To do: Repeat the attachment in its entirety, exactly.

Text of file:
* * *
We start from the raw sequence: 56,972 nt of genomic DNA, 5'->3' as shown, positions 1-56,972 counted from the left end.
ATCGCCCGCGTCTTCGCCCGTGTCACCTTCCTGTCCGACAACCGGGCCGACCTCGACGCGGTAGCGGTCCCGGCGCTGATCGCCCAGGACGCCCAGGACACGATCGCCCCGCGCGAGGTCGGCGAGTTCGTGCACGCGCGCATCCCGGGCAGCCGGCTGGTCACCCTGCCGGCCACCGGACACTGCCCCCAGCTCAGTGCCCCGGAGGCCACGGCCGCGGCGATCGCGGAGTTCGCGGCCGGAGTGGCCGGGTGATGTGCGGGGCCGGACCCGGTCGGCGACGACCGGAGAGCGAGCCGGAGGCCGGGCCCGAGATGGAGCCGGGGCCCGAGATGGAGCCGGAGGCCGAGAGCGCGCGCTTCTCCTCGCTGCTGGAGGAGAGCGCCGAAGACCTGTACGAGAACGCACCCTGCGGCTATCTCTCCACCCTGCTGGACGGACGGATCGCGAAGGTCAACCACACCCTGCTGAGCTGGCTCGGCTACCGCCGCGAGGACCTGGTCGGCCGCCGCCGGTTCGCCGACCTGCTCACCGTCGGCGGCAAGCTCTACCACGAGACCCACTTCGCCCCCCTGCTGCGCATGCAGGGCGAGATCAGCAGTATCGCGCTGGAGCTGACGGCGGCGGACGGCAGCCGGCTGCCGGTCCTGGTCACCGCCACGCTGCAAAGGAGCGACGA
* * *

We start from the raw sequence: 56,972 nt of genomic DNA, 5'->3' as shown, positions 1-56,972 counted from the left end.
ATCGCCCGCGTCTTCGCCCGTGTCACCTTCCTGTCCGACAACCGGGCCGACCTCGACGCGGTAGCGGTCCCGGCGCTGATCGCCCAGGACGCCCAGGACACGATCGCCCCGCGCGAGGTCGGCGAGTTCGTGCACGCGCGCATCCCGGGCAGCCGGCTGGTCACCCTGCCGGCCACCGGACACTGCCCCCAGCTCAGTGCCCCGGAGGCCACGGCCGCGGCGATCGCGGAGTTCGCGGCCGGAGTGGCCGGGTGATGTGCGGGGCCGGACCCGGTCGGCGACGACCGGAGAGCGAGCCGGAGGCCGGGCCCGAGATGGAGCCGGGGCCCGAGATGGAGCCGGAGGCCGAGAGCGCGCGCTTCTCCTCGCTGCTGGAGGAGAGCGCCGAAGACCTGTACGAGAACGCACCCTGCGGCTATCTCTCCACCCTGCTGGACGGACGGATCGCGAAGGTCAACCACACCCTGCTGAGCTGGCTCGGCTACCGCCGCGAGGACCTGGTCGGCCGCCGCCGGTTCGCCGACCTGCTCACCGTCGGCGGCAAGCTCTACCACGAGACCCACTTCGCCCCCCTGCTGCGCATGCAGGGCGAGATCAGCAGTATCGCGCTGGAGCTGACGGCGGCGGACGGCAGCCGGCTGCCGGTCCTGGTCACCGCCACGCTGCAAAGGAGCGACGA